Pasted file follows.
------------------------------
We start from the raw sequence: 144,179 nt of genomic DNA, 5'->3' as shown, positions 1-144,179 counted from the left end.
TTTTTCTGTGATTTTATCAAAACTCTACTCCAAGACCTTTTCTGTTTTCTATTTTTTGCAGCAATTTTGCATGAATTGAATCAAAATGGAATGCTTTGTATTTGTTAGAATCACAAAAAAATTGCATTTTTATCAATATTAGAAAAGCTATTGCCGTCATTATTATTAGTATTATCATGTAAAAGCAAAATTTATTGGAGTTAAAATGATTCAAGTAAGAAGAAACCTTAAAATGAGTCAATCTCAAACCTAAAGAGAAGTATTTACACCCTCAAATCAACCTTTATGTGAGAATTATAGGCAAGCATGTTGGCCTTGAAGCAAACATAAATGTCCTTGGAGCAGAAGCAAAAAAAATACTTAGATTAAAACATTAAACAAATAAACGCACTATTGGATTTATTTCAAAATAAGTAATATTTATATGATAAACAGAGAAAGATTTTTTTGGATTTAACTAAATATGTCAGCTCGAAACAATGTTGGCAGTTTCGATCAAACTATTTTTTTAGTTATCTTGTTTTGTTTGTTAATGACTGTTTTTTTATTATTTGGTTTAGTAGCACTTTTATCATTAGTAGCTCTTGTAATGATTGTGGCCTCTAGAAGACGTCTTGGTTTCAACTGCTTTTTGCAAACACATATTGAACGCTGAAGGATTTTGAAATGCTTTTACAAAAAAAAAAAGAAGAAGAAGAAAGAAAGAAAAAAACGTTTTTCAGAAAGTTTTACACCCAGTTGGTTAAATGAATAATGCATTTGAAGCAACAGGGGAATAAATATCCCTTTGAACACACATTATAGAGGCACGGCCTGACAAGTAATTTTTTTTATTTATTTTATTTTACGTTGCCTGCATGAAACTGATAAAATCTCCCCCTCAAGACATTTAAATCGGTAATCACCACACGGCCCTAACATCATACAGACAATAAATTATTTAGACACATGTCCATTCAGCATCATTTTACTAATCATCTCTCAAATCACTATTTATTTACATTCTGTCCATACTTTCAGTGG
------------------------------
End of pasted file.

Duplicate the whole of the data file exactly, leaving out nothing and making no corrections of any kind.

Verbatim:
We start from the raw sequence: 144,179 nt of genomic DNA, 5'->3' as shown, positions 1-144,179 counted from the left end.
TTTTTCTGTGATTTTATCAAAACTCTACTCCAAGACCTTTTCTGTTTTCTATTTTTTGCAGCAATTTTGCATGAATTGAATCAAAATGGAATGCTTTGTATTTGTTAGAATCACAAAAAAATTGCATTTTTATCAATATTAGAAAAGCTATTGCCGTCATTATTATTAGTATTATCATGTAAAAGCAAAATTTATTGGAGTTAAAATGATTCAAGTAAGAAGAAACCTTAAAATGAGTCAATCTCAAACCTAAAGAGAAGTATTTACACCCTCAAATCAACCTTTATGTGAGAATTATAGGCAAGCATGTTGGCCTTGAAGCAAACATAAATGTCCTTGGAGCAGAAGCAAAAAAAATACTTAGATTAAAACATTAAACAAATAAACGCACTATTGGATTTATTTCAAAATAAGTAATATTTATATGATAAACAGAGAAAGATTTTTTTGGATTTAACTAAATATGTCAGCTCGAAACAATGTTGGCAGTTTCGATCAAACTATTTTTTTAGTTATCTTGTTTTGTTTGTTAATGACTGTTTTTTTATTATTTGGTTTAGTAGCACTTTTATCATTAGTAGCTCTTGTAATGATTGTGGCCTCTAGAAGACGTCTTGGTTTCAACTGCTTTTTGCAAACACATATTGAACGCTGAAGGATTTTGAAATGCTTTTACAAAAAAAAAAAGAAGAAGAAGAAAGAAAGAAAAAAACGTTTTTCAGAAAGTTTTACACCCAGTTGGTTAAATGAATAATGCATTTGAAGCAACAGGGGAATAAATATCCCTTTGAACACACATTATAGAGGCACGGCCTGACAAGTAATTTTTTTTATTTATTTTATTTTACGTTGCCTGCATGAAACTGATAAAATCTCCCCCTCAAGACATTTAAATCGGTAATCACCACACGGCCCTAACATCATACAGACAATAAATTATTTAGACACATGTCCATTCAGCATCATTTTACTAATCATCTCTCAAATCACTATTTATTTACATTCTGTCCATACTTTCAGTGG